Alcohol addiction starts in the brain. It is not just the drinking itself that is the problem, but the ways in which your brain fixates itself on your next drink, creating a powerful drive that makes it difficult to think about anything else other than satisfying your craving. That is why honest self-reflection is an important part of recovery.
Learning how to understand how your mind works, and responds to triggers by increasing your desire to drink, is an important step to building up the mental strength needed to make the decision to get sober. Although every person's addiction is unique based on a personal story that no one else shares, most alcohol addictions can be placed in two categories, based on the central emotions that create a desire to drink excessively.
The two different alcoholic brains are Type I, or Anxiety-Prone and Type II, or Impulsive. Determining which category you fit into can be an important first step in helping you find ways to get sober.
Type I - Anxiety Prone:
The first type of alcoholic is anxiety-prone, which means they experience feelings of guilt, fear, or other unpleasant emotions from which they wish to escape. They drink to avoid their problems, which leads to unhealthy patterns of dependence, as it becomes the main way they cope with depressed or anxious feelings.
A binge drinking episode may be sporadic, because it is directly triggered by a distressing event or change in your life. Drinking often takes place alone, and begins later in life. Type 1 alcoholics are less likely to have any genetic predisposition for alcoholism. Because it is directly tied to emotional difficulties, alcoholism can progress from mild to severe very quickly.
For example, you may drink feeling overwhelmed by the loss of a romantic relationship, trying to numb those feelings. While it may temporarily numb the pain, alcohol acts as a depressant that can make these strong emotions come back stronger than ever. This can easily create a vicious cycle, as you further increase problematic drinking as a way to cope with feelings that just get stronger and stronger.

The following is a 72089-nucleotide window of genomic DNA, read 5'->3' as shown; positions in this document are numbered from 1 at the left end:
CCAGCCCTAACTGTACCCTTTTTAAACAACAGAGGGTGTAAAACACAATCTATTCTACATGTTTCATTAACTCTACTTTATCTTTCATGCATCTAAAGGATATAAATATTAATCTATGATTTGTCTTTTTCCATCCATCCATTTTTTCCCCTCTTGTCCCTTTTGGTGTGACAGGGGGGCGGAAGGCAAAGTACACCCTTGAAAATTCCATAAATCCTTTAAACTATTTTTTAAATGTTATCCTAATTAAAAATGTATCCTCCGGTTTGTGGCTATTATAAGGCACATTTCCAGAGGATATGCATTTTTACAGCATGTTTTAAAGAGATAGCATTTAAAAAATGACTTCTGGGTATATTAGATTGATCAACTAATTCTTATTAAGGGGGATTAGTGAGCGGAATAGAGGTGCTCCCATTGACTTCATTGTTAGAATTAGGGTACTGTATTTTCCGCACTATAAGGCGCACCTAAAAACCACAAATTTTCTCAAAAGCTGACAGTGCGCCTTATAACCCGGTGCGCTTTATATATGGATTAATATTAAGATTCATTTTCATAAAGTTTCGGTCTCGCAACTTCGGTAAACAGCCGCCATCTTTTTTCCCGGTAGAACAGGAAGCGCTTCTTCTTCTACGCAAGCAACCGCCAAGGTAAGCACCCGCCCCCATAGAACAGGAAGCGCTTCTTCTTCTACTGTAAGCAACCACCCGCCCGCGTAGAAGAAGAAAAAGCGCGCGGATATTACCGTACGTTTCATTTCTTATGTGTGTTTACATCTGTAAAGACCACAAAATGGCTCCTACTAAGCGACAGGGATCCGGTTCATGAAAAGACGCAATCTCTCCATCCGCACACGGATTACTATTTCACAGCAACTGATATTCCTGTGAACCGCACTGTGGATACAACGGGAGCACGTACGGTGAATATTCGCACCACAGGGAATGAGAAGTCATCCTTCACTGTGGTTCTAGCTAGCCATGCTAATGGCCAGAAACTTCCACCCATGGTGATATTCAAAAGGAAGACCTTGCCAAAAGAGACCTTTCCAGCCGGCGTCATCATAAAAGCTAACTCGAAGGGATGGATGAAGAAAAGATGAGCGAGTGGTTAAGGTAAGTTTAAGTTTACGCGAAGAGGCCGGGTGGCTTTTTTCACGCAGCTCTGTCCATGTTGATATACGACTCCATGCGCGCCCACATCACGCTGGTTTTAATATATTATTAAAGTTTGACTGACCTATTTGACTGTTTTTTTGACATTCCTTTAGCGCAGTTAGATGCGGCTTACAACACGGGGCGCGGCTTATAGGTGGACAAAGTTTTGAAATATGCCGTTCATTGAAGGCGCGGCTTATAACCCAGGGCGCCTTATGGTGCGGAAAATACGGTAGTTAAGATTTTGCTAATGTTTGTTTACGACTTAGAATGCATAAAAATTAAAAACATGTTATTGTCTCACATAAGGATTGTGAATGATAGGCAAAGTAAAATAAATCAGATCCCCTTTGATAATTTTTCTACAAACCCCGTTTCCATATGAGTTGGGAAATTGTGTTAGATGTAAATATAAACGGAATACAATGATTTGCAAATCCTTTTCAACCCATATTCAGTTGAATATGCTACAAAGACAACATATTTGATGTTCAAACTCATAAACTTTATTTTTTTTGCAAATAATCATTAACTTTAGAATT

Anxiety-prone drinkers often feel guilty about their drinking, but feel helpless in knowing how they can stop. An important part of treatment for a Type 1 drinker involves the use of therapy to uncover troubling feelings and thought patterns, and developing more productive and helpful ways of coping with anxiousness or pain.
Type 2 - Impulsive:
Type 2 drinkers are impulsive, characterized by being aggressive risk takers, curious, quick-tempered, optimistic, and excitable. Drinking often causes them to engage in antisocial behavior. They drink to have "fun" and seek reward, and may be more likely to bond with others drinkers or use in a party setting.
For these drinkers, alcohol is attractive because it is a novelty, and they may be likely to engage in high risk behavior, or use other drugs as well. They may be more likely to binge drink on a regular basis, regardless of their mood or what else is going on in their lives. They are more likely to experience negative consequences for their drunken behavior, but less likely to experience any guilt. They may have a hard time seeing that their alcoholism is a problem, because it is "fun" and seems to give so much pleasure to their lives. Often, they are reluctant to enter treatment, afraid that a life of sobriety will be boring or isolated.
Type 2 alcoholism develops at a younger age, usually before 25. Most Type II alcohol addicts have genetic predispositions to alcohol abuse. For them, just getting to admit that their is a problem can be difficult, but treatment can change their lives, and help them find better ways of truly living a thrilling life.
Whatever the motivations or patterns behind your alcohol addiction, the truth is that treatment can help you lead a better life. Whether you are trying to avoid unpleasant feelings, or add joy to your life, sobriety can show you a better way more in line with your true self. If alcohol has taken over your life, freedom from your addiction is possible. Do not hesitate to get help today.
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